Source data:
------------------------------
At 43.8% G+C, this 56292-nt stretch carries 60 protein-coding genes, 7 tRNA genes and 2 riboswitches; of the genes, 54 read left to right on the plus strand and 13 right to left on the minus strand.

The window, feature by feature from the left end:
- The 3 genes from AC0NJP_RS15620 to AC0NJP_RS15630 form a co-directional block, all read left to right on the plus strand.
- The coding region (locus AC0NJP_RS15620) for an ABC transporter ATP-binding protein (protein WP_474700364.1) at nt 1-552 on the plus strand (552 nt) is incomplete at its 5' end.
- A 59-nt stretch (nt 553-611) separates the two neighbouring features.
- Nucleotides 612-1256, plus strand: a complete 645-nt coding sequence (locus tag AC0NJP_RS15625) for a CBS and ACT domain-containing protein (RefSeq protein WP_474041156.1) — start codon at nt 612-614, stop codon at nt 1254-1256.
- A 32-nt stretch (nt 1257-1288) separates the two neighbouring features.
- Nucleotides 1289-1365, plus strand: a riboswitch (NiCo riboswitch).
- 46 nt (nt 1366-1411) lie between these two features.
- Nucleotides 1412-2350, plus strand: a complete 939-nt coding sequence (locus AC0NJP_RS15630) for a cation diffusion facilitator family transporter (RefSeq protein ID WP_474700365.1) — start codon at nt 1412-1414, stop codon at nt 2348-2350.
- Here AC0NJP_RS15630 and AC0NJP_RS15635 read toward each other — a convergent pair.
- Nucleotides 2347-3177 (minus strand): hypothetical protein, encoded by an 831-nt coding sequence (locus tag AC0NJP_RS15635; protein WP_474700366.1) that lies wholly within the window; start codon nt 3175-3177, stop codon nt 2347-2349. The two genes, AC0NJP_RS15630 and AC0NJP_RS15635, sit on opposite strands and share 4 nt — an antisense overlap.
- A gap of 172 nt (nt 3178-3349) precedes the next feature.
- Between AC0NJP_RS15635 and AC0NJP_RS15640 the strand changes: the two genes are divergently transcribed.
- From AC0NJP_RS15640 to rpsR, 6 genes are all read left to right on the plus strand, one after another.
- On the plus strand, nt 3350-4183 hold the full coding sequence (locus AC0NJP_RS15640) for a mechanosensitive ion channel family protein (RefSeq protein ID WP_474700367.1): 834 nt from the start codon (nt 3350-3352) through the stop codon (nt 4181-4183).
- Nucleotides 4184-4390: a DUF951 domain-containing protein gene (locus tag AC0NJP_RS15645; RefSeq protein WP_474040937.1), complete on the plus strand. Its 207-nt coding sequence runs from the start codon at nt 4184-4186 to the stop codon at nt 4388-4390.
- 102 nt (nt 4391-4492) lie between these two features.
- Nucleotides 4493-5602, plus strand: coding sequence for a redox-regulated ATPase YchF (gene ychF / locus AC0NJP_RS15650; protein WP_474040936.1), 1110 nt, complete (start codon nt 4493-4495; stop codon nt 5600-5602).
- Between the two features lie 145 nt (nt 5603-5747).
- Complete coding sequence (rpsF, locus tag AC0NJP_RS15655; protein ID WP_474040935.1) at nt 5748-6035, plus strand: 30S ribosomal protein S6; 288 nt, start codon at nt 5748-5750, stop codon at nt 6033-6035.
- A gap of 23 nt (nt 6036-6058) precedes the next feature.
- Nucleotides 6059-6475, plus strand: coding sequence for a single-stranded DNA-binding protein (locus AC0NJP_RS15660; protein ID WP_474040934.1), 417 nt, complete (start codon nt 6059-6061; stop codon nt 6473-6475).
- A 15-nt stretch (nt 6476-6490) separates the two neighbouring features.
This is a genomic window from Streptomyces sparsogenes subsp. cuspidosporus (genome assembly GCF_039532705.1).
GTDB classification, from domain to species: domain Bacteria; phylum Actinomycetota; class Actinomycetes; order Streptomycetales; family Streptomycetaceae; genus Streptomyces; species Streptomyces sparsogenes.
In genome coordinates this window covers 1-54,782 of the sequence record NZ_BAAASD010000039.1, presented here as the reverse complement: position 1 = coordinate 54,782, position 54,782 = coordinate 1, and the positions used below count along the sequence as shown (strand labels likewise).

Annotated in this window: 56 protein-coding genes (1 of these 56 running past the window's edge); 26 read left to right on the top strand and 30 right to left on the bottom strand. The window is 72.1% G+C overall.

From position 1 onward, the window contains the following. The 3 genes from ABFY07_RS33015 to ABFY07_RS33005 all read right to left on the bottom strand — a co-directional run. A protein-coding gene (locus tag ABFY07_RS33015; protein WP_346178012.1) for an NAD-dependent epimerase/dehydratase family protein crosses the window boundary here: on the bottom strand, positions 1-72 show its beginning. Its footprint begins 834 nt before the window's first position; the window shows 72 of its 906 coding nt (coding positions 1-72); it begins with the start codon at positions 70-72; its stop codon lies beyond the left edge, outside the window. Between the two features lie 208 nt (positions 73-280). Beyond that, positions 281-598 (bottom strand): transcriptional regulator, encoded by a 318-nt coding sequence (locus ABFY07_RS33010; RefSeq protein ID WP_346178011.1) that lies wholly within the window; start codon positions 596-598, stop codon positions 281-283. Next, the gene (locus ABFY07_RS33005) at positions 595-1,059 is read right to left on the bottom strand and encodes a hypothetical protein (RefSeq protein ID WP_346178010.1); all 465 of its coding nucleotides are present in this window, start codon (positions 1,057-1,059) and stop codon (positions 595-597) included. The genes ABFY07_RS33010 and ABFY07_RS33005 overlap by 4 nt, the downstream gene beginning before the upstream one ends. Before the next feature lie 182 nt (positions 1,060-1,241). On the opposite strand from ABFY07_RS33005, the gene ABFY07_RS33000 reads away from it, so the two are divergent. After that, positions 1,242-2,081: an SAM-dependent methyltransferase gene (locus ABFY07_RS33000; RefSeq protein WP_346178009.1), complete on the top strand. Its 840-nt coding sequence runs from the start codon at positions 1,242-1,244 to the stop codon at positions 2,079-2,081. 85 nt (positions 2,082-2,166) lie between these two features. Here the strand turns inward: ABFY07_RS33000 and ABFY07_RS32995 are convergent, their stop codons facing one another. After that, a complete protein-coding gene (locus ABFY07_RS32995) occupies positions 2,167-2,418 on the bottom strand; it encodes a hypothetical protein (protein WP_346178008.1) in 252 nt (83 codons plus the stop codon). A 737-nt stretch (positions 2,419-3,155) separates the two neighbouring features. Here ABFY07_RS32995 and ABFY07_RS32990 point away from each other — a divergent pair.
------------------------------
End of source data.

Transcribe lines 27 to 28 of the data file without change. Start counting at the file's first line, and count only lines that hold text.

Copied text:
In genome coordinates this window covers 1-54,782 of the sequence record NZ_BAAASD010000039.1, presented here as the reverse complement: position 1 = coordinate 54,782, position 54,782 = coordinate 1, and the positions used below count along the sequence as shown (strand labels likewise).

Annotated in this window: 56 protein-coding genes (1 of these 56 running past the window's edge); 26 read left to right on the top strand and 30 right to left on the bottom strand. The window is 72.1% G+C overall.